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January 5.


Agricultural Custom.

In the parish of Pauntley, a village on the borders of the county of Gloucester, next Worcestershire, and in the neighbourhood, "a custom intended to prevent the smut in wheat, in some respect resembling the Scotch Beltein, prevails." "On the eve of Twelfth-day all the servants of every farmer assemble together in one of the fields that has been sewn with wheat. At the end of twelve lands, they make twelve fires in a row with straw; around one of which, made larger than the rest, they drink a cheerful glass of cyder to their master's health, and success to the future harvest; then, returning home, they feast on cakes made of carraways, &c. soaked in cyder, which they claim as a reward for their past labours in sowing the grain."* [1]

Credulity and Incredulity.

In the beginning of the year 1825, the flimsiest bubbles of the most bungling projectors obtained the public confidence; at the close of the year that confidence was refused to firms and establishments of unquestionable security. Just before Christmas, from sudden demands greatly beyond the amounts which were ready for ordinary supply, bankers in London of known respectability stopped payment; the panic became general throughout the kingdom, and numerous country banks failed, the funds fell, Exchequer bills were at a heavy discount, and public securities of every description suffered material depression. This exigency rendered prudence still more circumspect, and materially retarded the operations of legitimate business, to the injury of all persons engaged in trade. In several manufacturing districts, transactions of every kind were suspended, and manufactories wholly ceased from work.


To the Editor of the Every-Day Book.

As just at this time it may be interesting to many of your readers, to know the origin of Exchequer bills, I send you the following account.

In the years 1696 and 1697, the silver currency of the kingdom being, by clipping, washing, grinding, filing, &c. reduced to about half its nominal value, acts of parliament were passed for its being called in, and re-coined; but whilst the re-coinage was going on exchequer bills were first issued, to supply the demands of trade. The quantity of silver re-coined, according to D'Avenant, from the old hammered money, amounted to 5,725,933l. It is worthy of remark, that through the difficulties experienced by the Bank of England (which had been established only three years,) during the re-coinage, they having taken the clipped silver at its nominal value, and guineas at an advanced price, bank notes were in 1697 at a discount of from 15 to 20 per cent. "During the re-coinage," says D'Avenant, "all great dealings were transacted by tallies, bank-bills, and goldsmiths' notes. Paper credit did not only supply the place of running cash, but greatly multiplied the kingdom's stock; for tallies and bank-bills did to many uses serve as well, and to some better than gold and silver; and this artificial wealth which necessity had introduced, did make us less feel the want of that real treasure, which the war and our losses at sea had drawn out of the nation."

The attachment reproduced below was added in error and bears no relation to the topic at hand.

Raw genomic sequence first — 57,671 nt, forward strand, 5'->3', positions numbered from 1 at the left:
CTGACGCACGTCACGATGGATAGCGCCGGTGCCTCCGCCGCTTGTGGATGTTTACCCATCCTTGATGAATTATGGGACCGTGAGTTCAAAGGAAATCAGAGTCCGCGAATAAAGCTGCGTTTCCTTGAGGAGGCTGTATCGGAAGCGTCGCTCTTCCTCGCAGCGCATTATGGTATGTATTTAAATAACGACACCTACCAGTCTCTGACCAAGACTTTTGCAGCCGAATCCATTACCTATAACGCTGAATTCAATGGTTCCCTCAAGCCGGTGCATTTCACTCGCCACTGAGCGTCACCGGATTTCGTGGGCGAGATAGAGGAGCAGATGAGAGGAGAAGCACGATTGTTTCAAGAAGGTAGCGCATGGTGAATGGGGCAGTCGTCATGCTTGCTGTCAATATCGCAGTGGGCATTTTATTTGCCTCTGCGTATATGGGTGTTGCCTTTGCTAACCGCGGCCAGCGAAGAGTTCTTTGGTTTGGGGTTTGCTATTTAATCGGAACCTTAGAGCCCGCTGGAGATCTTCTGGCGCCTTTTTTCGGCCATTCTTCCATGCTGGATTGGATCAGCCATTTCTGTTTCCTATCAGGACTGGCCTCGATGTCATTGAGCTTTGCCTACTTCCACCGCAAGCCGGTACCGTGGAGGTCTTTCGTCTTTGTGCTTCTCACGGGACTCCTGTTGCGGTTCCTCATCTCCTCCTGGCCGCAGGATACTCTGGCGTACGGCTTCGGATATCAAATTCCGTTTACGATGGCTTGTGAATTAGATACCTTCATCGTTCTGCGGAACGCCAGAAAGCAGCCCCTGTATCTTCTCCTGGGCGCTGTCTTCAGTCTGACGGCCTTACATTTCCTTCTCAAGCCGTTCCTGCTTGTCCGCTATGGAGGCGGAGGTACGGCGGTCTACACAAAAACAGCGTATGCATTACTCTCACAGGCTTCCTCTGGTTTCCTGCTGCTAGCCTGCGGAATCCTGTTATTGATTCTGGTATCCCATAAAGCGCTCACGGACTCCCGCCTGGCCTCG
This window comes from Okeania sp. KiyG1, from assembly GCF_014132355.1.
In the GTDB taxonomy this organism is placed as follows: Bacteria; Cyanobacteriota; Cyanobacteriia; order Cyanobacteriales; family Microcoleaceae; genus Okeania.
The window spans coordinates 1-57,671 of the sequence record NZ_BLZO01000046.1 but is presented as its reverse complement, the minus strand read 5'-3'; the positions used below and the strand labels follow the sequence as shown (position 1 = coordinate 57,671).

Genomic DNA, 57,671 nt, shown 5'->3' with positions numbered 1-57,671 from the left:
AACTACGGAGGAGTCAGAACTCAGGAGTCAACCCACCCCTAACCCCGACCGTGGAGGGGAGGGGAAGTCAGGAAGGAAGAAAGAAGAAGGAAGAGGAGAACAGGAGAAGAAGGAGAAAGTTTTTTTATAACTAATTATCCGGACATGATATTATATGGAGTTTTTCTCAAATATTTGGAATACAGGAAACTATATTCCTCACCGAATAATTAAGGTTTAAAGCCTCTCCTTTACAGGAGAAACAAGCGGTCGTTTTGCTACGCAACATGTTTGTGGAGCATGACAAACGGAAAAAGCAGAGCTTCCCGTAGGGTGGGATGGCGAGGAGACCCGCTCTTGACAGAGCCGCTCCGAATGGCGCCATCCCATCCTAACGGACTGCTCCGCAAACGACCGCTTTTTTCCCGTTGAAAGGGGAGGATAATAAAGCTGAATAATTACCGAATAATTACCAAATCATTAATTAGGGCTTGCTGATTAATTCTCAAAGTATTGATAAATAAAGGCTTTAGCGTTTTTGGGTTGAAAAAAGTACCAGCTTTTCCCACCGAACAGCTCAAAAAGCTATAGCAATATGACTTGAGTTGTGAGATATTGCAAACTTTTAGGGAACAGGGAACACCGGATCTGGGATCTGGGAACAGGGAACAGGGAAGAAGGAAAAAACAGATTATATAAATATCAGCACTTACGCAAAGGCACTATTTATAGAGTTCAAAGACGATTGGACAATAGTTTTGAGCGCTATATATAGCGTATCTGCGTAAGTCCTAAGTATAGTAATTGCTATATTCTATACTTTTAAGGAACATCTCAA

I am, &c.
J. G.


A Family Sketch.

Bring me a garland of holly,
  Rosemary, ivy, and bays;
Gravity's nothing but folly,
  Till after the Christmas days.

Fill out a glass of Bucellas;
  Here!—boys put the crown on my head:
Now, boys!—shake hands—be good fellows,
  And all be —good men—when I'm dead.

Come, girls, come! now for your kisses,
  Hearty ones—louder—loud—louder!
How I'm surrounded with blisses!
  Proud men may here see a prouder.

Now, you rogues, go kiss your mother:—
  Ah! ah!—she won't let you?— pho! pho!
Gently—there, there now!—don't smother:—
  Old lady! come, now I'll kiss you.

Here take the garland, and wear it;
  'Nay, nay!' but you must, and you shall;
For, here's such a kiss!—come, don't fear it;
  If you do—turn round to the wall.

A kiss too for Number Eleven,
  The Newcome—the young Christmas berry—
My Alice!—who makes my girls seven,
  And makes merry Christmas more merry.

Another good glass of Bucellas,
  While I've the crown on my head;
Laugh on my good girls, and good fellows,
  Till it's off—then off to bed.

Hey!—now, for the Christmas holly,
  Rosemary, ivy, and bays;
Gravity's nothing but folly,
  Till after the Christmas days.


December 30, 1825.


Mean Temperature   . . .   37 . 47.

Notes [all notes are Hone's unless otherwise indicated]:

1. Rudge's Gloucester. [return]